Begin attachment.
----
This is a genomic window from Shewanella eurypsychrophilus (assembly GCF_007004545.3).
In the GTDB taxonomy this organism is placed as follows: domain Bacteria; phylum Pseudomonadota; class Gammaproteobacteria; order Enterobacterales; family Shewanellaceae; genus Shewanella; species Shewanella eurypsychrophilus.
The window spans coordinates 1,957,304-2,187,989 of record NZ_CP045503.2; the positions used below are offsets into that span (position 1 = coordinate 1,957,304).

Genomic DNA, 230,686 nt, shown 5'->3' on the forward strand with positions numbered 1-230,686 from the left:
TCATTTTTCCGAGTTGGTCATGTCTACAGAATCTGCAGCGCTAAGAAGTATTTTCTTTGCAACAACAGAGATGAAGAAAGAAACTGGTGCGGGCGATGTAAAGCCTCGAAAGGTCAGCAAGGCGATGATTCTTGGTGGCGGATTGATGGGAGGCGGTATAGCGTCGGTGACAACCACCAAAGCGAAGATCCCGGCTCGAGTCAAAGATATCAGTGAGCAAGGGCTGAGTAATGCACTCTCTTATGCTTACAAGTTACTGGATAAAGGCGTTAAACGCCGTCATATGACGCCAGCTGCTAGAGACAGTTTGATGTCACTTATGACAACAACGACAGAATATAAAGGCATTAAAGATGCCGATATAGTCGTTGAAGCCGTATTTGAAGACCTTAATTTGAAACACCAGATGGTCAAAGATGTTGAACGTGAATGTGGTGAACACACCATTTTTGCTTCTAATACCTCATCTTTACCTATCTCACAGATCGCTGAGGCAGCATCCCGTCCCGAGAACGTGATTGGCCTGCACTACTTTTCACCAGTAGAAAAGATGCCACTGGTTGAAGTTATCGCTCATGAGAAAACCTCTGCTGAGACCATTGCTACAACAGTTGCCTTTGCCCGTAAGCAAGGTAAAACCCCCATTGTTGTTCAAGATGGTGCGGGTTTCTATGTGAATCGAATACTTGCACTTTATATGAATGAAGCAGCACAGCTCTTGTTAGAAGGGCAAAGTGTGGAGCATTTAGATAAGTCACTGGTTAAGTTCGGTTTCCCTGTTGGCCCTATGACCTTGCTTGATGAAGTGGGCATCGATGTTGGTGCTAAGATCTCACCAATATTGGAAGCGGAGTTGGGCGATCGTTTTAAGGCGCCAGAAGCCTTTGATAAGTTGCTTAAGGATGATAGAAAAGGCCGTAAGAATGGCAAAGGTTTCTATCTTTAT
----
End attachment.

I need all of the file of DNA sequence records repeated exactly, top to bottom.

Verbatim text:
This is a genomic window from Shewanella eurypsychrophilus (assembly GCF_007004545.3).
In the GTDB taxonomy this organism is placed as follows: domain Bacteria; phylum Pseudomonadota; class Gammaproteobacteria; order Enterobacterales; family Shewanellaceae; genus Shewanella; species Shewanella eurypsychrophilus.
The window spans coordinates 1,957,304-2,187,989 of record NZ_CP045503.2; the positions used below are offsets into that span (position 1 = coordinate 1,957,304).

Genomic DNA, 230,686 nt, shown 5'->3' on the forward strand with positions numbered 1-230,686 from the left:
TCATTTTTCCGAGTTGGTCATGTCTACAGAATCTGCAGCGCTAAGAAGTATTTTCTTTGCAACAACAGAGATGAAGAAAGAAACTGGTGCGGGCGATGTAAAGCCTCGAAAGGTCAGCAAGGCGATGATTCTTGGTGGCGGATTGATGGGAGGCGGTATAGCGTCGGTGACAACCACCAAAGCGAAGATCCCGGCTCGAGTCAAAGATATCAGTGAGCAAGGGCTGAGTAATGCACTCTCTTATGCTTACAAGTTACTGGATAAAGGCGTTAAACGCCGTCATATGACGCCAGCTGCTAGAGACAGTTTGATGTCACTTATGACAACAACGACAGAATATAAAGGCATTAAAGATGCCGATATAGTCGTTGAAGCCGTATTTGAAGACCTTAATTTGAAACACCAGATGGTCAAAGATGTTGAACGTGAATGTGGTGAACACACCATTTTTGCTTCTAATACCTCATCTTTACCTATCTCACAGATCGCTGAGGCAGCATCCCGTCCCGAGAACGTGATTGGCCTGCACTACTTTTCACCAGTAGAAAAGATGCCACTGGTTGAAGTTATCGCTCATGAGAAAACCTCTGCTGAGACCATTGCTACAACAGTTGCCTTTGCCCGTAAGCAAGGTAAAACCCCCATTGTTGTTCAAGATGGTGCGGGTTTCTATGTGAATCGAATACTTGCACTTTATATGAATGAAGCAGCACAGCTCTTGTTAGAAGGGCAAAGTGTGGAGCATTTAGATAAGTCACTGGTTAAGTTCGGTTTCCCTGTTGGCCCTATGACCTTGCTTGATGAAGTGGGCATCGATGTTGGTGCTAAGATCTCACCAATATTGGAAGCGGAGTTGGGCGATCGTTTTAAGGCGCCAGAAGCCTTTGATAAGTTGCTTAAGGATGATAGAAAAGGCCGTAAGAATGGCAAAGGTTTCTATCTTTAT